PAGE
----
Which Remodeling Projects Pay Off?

If you’ve noticed all the construction in the city this summer, maybe it has you thinking about doing a little of your own. Remodeling season is at its peak, and while everyone has a laundry list of home improvements they’d like to make, you might want to know which remodels pay off the most in terms of resale cost.

The annual Cost vs. Value Report, which gives a round-up of the most common remodeling projects and the value they add to a home, has been released for 2015. This report can be sorted by region, state, or city—let’s take a look at what it says for the Seattle area!

Door Replacement

This year, garage door replacement and steel entryway door replacement led the pack in cost versus value. Replacing your garage door cost an average of $1,721 and added a value of $2,087 to the home for a 121.3 percent recoup. Replacing your entry door with a new steel door—at an average cost of $1,344—had a whopping 124.2 percent recoup. Both of these projects had by far the greatest added value percentage to homes, but it’s kind of a stretch to call this kind of cosmetic, low-cost replacement a “remodel.”

If you’re looking to add quick and easy value for fast resale, one or both of these door replacements is clearly the way to go. Another very high percentage of cost recouped was in wooden window replacement, offering 99.5 percent added value relative its cost, a savings margin that is very specific to the Pacific Northwest, but really more of a “retro-fit” than a remodel.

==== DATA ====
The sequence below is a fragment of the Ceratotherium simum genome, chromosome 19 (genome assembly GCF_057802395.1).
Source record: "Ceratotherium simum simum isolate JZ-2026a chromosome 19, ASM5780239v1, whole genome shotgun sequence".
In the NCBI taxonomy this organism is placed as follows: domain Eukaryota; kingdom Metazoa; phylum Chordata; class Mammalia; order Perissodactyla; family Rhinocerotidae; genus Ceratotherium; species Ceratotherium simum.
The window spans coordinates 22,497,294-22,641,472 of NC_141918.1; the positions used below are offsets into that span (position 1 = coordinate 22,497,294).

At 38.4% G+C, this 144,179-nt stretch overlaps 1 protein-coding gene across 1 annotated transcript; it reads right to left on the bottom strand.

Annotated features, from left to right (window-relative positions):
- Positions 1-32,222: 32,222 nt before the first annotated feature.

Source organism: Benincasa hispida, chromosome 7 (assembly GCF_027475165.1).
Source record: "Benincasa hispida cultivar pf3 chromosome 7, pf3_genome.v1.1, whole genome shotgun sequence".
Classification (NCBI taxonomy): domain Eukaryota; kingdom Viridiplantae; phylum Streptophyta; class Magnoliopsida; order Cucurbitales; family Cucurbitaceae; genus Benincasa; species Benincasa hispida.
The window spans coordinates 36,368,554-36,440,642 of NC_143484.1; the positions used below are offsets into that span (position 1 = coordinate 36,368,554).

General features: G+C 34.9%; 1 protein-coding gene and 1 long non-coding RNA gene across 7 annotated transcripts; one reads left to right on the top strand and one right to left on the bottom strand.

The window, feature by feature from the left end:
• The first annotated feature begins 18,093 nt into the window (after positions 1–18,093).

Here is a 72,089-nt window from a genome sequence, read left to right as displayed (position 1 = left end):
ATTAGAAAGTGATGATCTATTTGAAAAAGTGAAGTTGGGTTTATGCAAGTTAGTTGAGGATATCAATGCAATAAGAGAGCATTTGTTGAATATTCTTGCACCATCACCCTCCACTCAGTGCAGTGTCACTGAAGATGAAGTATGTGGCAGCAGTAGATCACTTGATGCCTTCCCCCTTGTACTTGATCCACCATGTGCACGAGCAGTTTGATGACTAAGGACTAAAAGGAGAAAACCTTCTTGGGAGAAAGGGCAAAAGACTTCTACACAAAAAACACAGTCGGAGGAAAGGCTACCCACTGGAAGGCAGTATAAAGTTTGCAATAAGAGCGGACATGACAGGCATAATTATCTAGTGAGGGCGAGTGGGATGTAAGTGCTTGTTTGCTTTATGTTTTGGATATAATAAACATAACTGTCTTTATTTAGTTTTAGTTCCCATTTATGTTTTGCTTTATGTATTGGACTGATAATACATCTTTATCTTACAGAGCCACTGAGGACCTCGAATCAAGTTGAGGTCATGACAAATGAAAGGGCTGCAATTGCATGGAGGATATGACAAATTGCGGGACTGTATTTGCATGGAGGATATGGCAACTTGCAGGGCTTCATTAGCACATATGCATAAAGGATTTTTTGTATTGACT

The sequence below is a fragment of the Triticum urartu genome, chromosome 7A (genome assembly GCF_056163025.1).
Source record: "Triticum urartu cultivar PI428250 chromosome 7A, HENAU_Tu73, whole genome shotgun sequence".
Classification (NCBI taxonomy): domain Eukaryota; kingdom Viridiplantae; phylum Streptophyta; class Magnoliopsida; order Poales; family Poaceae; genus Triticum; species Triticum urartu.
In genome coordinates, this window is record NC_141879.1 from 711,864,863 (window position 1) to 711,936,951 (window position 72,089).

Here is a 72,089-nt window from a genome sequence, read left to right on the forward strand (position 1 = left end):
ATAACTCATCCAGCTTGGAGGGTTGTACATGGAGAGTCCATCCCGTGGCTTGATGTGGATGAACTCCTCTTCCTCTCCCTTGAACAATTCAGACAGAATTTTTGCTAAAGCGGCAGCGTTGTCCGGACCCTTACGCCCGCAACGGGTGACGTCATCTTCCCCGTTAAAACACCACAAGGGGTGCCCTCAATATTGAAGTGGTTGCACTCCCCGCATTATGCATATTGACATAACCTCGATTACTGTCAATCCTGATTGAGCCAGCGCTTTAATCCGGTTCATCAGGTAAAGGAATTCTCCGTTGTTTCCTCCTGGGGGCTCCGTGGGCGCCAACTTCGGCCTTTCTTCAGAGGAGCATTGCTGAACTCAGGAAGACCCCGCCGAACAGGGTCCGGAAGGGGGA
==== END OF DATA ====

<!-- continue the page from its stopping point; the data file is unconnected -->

Minor Kitchen Remodel

For Seattle, the Pacific, and the national average, a minor bathroom remodel offers the best cost-versus-value margin. In the Seattle area, a minor kitchen remodel cost consumers about $21,122, while adding a value of about $20,502 to the home, for a cost recouped percentage of 97.1 percent. It’s the fourth most cost-effective, value-adding remodel you can do for your home.

The report describes a minor kitchen remodel as replacing the fronts of cabinetry, replacing the stove and cook-top with energy-efficient models, and replacing laminate countertops. The absolute best replacement for those laminate countertops, as is shown time and time again in remodeling magazines, home improvement shows, and real estate literature, is natural stone. A recent article in the New York Times quotes a senior vice president of a New York real estate broker as saying, “[Granite or marble countertops] do add value, most definitely. Beauty sells. A beautiful kitchen, with marble or granite, is all to the good.

People hate dingy, dirty, old, and things that look like 1982.” The article also notes, though, that if the rest of your kitchen looks drab and low-quality, granite won’t make a big difference, so make sure your cabinetry and features like your sink are up to snuff.

If you’re interested in learning about other remodels that will add value to your home, visit the report! Other great investments include adding a stone veneer accent, a bathroom remodel, or a deck addition. If your remodeling plans call for the use of natural stone surfaces—the surest way to add beauty and value to a kitchen or bathroom—call us at Granite and Marble Specialties to talk about your options for natural stone!